People who can correlate material from diverse knowledge bases and extract tangible results will be prized in the workplace of the future.
“Transdisciplinarity,” the ability to adapt concepts and lessons from outside one’s field of experience to challenge one’s core proficiency, is helping researchers find a solution to America’s obesity epidemic at an unexpected location: IKEA.
The answer isn’t to burn calories by wandering through a mammoth furniture warehouse, however. Instead one must view both public health interventions and retail as complex service systems. An unconventional blend of subject matter experts at IBM’s Almaden Services Research group compared the way IKEA adapts its product design and delivery to customers’ needs with how medical professionals, government health agencies and patients interact to develop workable weight-control interventions.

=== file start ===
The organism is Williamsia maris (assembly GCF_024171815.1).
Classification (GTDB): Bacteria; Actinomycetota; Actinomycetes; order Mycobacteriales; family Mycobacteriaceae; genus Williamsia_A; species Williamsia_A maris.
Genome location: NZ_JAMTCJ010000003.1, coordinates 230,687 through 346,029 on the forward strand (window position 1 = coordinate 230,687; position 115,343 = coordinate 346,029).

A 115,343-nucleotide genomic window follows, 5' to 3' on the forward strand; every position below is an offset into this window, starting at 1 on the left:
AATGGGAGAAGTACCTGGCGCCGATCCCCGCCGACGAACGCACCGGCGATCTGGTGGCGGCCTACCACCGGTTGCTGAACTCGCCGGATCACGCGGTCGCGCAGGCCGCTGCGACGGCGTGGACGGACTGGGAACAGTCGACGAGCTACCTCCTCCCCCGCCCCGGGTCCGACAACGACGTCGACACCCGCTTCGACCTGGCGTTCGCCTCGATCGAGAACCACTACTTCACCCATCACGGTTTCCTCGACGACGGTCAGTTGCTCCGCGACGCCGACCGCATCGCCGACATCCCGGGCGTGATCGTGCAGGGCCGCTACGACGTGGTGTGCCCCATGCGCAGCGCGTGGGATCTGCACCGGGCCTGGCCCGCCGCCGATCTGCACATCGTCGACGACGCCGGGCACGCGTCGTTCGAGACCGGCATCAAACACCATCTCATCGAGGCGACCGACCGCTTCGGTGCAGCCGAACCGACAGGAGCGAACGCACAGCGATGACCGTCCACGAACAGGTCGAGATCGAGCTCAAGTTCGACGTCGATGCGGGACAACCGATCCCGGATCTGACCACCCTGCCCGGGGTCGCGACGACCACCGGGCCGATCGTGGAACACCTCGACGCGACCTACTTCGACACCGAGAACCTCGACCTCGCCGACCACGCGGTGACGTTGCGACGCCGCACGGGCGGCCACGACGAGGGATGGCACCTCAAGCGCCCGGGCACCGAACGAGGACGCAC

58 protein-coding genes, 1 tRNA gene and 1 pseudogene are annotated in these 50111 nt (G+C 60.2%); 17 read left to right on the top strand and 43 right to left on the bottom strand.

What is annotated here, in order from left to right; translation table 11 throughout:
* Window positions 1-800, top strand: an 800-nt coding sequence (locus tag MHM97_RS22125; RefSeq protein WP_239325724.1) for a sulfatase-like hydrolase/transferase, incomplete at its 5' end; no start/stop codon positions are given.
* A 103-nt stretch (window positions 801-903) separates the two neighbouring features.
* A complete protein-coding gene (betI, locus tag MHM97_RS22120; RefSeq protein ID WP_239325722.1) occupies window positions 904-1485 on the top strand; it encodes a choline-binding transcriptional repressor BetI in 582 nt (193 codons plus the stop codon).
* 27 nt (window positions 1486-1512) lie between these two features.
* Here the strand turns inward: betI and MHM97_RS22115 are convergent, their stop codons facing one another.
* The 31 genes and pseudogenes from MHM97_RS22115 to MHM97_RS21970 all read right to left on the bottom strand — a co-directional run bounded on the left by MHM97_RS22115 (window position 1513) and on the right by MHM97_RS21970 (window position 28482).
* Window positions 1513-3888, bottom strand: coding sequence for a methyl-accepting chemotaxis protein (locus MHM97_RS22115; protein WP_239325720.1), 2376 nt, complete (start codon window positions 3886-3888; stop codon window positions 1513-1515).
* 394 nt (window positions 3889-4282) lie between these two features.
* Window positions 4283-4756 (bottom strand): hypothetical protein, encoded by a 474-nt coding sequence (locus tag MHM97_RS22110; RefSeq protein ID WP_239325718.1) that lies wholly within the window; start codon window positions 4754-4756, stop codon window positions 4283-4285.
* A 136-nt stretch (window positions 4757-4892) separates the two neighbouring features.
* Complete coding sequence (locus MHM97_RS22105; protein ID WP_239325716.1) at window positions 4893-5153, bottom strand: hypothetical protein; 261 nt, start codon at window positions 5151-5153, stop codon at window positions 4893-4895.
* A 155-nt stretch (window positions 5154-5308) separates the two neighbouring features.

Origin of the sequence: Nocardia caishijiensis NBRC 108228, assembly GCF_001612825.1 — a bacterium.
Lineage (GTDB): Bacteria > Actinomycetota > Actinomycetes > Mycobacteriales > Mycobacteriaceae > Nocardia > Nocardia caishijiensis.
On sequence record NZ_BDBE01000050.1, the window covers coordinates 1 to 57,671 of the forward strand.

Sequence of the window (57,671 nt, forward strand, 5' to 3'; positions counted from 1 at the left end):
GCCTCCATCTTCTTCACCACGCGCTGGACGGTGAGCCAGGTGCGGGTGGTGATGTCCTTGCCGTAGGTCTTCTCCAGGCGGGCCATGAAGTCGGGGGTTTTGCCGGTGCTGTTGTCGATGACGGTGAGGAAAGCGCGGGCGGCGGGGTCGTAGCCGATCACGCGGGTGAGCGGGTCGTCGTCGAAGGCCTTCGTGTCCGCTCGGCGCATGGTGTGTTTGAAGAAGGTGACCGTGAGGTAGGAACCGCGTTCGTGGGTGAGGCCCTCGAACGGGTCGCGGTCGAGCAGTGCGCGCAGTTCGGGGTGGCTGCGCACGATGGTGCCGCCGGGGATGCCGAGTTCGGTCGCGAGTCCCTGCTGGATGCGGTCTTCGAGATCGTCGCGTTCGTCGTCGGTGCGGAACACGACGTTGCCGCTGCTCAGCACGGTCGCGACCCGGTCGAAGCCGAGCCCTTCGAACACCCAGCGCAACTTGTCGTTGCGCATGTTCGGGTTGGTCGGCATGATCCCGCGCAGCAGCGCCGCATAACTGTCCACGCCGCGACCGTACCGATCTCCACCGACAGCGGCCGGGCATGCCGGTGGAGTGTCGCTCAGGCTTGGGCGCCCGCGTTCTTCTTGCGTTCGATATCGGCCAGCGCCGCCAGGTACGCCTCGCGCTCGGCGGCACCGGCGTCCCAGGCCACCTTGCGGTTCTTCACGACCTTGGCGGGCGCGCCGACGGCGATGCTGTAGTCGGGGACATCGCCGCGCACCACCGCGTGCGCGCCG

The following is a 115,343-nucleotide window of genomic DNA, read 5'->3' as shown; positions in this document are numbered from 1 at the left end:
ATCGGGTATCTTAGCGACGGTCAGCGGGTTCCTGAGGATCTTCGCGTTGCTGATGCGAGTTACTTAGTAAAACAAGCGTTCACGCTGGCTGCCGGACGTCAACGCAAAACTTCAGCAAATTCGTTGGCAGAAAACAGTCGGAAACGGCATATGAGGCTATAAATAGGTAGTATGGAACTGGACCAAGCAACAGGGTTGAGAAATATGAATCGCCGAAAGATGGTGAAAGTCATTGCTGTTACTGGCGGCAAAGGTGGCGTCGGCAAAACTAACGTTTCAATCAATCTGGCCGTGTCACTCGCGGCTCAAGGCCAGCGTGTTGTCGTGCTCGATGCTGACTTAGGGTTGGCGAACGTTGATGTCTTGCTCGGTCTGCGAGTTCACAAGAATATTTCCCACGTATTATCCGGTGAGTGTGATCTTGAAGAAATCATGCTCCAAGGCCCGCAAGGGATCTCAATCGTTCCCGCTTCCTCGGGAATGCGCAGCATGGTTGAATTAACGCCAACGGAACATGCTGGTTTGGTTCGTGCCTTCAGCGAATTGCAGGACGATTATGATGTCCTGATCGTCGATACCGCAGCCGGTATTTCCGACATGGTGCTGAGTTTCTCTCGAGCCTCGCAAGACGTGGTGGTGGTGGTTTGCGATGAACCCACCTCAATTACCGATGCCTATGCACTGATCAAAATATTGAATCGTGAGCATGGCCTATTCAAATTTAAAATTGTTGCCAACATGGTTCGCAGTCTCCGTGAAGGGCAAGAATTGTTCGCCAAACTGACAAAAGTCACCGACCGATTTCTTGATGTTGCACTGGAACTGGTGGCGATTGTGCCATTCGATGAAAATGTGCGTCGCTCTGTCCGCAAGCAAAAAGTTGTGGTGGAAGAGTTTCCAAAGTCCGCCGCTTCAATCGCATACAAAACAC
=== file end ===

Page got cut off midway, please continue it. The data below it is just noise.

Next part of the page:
IBM made this leap by creating an environment where researchers viewed their dissimilar backgrounds as an engine for insights. Transdisciplinary workers, team leaders and thinkers can provide counterintuitive solutions to elaborate challenges in the workplace and the world at large — and can prepare an organization for the unpredictable years ahead.Understanding Demand for the ‘T-Shaped’ Employee
Transdisciplinarity was identified in a report written by the Institute for the Future for Apollo Research Institute, “Future Work Skills 2020,” as one of 10 workplace skills that will help organizations handle disruptive technological and societal change (See sidebar).
People who can correlate material from diverse knowledge bases and extract tangible results — whether for a new business initiative or massive global issues, such as resource scarcity or pandemics — will be prized in the future workplace.
Key to the transdisciplinary mindset is the “T-shaped person,” a concept popularized by Tim Brown, CEO of design firm IDEO. T-shaped individuals possess deep knowledge in a primary field (the upright part of the “T”), but cultivate a broad curiosity about areas of expertise outside that field (the crossbar of the “T”). Brown cites empathy, enthusiasm and a readiness to collaborate as hallmarks of the T-shaped person.